Those from the Sheepshead Bay High School community addressed the panel, expressing agreement with the need to reform the school – but not using the turnaround model.

Gotham Schools reports on some of the statements made, as well as gives Sheepshead Bay High School’s recent backstory:

“We’ve got to have some discrimination here, because we’re closing down 33 schools because we don’t like something that happened between our union rep and the mayor,” said Bruce Sherman, a guidance counselor at Sheesphead Bay, referring to the deadlocked city-union negotiations over teacher evaluations that the city has blamed for the turnaround plan. “The staff is not the problem.”

Sheesphead Bay High School was named a federal “restart” school in 2011, meaning it would receive millions of school improvement dollars and be run by an Educational Partnership Organization. But a legal dispute with the city and the nonprofit EPOs stalled reforms at Sheesphead and other restart schools. In December, Principal Reesa Levy unexpectedly announced her retirement—a move that worried staff and students who knew the leadership change would hold up school improvements even more.  Sherman said the new interim principal, John O’Mahoney, “has his act together,” and has kept teacher morale from dropping further since he arrived at the school earlier this year.

“We believe that restart should still go into effect,” said Thaddeus Russell Jr. a father of three Sheepshead alumni and one current student. “The reason I disagree with turnaround is because the model says only 50 percent of the staff can be re-hired. I don’t believe that’s to the benefit of any students. How can the current freshmen, sophomores, juniors, how can we continue with the academies that have been instituted, if half the staff is not there next year?”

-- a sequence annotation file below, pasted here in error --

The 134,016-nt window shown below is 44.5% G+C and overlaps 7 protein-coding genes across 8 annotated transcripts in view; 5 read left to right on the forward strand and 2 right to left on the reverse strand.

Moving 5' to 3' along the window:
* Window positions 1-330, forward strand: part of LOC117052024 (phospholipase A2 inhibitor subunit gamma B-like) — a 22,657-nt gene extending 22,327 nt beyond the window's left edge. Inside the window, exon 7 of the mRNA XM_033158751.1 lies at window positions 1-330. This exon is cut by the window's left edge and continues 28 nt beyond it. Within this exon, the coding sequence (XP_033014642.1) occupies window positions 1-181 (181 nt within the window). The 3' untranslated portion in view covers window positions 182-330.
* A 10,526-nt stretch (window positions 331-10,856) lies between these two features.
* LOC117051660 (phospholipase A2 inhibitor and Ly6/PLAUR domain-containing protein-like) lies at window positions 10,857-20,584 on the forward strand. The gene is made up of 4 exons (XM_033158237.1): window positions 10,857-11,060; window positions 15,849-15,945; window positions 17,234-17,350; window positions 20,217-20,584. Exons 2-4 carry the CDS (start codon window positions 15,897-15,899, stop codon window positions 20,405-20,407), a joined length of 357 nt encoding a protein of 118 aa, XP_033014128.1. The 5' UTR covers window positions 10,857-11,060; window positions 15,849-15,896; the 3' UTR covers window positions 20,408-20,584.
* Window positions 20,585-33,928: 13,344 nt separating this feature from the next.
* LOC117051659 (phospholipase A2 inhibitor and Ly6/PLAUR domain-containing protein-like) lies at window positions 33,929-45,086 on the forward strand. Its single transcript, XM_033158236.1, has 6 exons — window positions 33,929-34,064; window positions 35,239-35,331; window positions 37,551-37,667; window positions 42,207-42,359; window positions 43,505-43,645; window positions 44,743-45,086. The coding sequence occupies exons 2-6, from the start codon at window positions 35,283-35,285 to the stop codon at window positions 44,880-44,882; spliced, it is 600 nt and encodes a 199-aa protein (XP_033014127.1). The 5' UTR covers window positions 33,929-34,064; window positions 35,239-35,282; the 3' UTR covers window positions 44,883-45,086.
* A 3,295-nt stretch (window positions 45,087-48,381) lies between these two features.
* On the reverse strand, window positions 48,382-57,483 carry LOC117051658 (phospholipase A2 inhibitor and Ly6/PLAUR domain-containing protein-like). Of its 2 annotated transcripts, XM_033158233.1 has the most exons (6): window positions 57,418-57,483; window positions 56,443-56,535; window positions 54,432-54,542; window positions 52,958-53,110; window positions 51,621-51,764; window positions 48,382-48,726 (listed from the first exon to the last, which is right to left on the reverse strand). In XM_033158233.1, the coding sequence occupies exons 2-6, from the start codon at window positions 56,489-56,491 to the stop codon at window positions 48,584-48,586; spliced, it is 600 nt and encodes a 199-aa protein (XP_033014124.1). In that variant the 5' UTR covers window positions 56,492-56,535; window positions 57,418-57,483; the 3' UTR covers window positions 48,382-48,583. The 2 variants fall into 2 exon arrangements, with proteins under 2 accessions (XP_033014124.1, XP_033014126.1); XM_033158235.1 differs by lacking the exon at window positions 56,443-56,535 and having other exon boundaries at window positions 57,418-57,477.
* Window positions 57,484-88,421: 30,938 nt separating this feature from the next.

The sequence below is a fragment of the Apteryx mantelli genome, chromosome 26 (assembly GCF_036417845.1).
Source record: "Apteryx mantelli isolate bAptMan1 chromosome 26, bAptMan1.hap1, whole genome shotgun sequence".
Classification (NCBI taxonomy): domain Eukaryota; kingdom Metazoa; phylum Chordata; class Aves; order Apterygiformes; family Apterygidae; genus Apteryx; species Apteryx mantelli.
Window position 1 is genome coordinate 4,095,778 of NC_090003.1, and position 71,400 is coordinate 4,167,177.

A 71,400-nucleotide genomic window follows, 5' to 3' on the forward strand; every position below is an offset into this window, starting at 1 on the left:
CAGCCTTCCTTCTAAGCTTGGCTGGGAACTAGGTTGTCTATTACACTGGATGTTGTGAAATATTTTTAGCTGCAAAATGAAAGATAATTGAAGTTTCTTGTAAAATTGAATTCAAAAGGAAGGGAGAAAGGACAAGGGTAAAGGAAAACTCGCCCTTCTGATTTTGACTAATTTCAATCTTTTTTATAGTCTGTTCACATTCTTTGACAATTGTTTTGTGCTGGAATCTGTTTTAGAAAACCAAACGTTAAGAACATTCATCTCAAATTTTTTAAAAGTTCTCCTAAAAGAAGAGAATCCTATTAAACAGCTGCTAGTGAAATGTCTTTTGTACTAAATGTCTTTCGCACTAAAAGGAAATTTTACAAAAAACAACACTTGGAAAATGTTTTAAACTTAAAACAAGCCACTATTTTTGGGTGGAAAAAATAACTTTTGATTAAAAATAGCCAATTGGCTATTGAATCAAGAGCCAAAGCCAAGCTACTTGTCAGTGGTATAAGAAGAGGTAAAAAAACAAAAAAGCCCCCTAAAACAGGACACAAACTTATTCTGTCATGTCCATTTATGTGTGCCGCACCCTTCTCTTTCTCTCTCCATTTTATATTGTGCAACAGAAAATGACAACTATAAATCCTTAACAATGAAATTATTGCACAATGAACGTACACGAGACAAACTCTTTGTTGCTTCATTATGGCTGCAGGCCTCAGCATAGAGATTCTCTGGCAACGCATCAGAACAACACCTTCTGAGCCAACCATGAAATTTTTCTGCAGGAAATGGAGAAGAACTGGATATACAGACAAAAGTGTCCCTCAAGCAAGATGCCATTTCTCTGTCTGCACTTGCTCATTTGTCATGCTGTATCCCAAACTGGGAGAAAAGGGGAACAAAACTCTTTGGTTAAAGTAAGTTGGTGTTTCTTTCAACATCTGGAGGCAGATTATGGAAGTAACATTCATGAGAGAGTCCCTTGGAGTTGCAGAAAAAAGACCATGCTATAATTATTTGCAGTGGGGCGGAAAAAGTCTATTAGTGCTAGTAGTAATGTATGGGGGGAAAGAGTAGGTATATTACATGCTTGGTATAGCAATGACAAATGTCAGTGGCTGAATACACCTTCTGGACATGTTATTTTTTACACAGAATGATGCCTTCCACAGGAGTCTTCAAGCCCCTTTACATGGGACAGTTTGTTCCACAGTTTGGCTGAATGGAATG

Parents, students and administrators from Brooklyn schools lined up to ask a series of questions to bring transparency and community participation into the process including, as Gotham Schools reports, the following:

Will parents be placed on any turnaround school personnel committees? What will happen to the “magnet” grants that some schools are already receiving? Can a new school choose not to keep on its EPO? How will students be able to ask former teachers for college and job references? Several teachers from different schools also noted that parents and teachers had been given conflicting information about their public hearing date—and asked how the problem could be fixed.

The answers from the DOE? We’ll have to get back to you on that.

There will be a public hearing on this proposal on March 28 at 6:00 p.m. at the school (3000 Avenue X). Written comments can be submitted via e-mail to D22Proposals@schools.nyc.gov, and oral comments can be left at 212-374-0208.

The Panel for Educational Policy will vote on the proposal on April 26.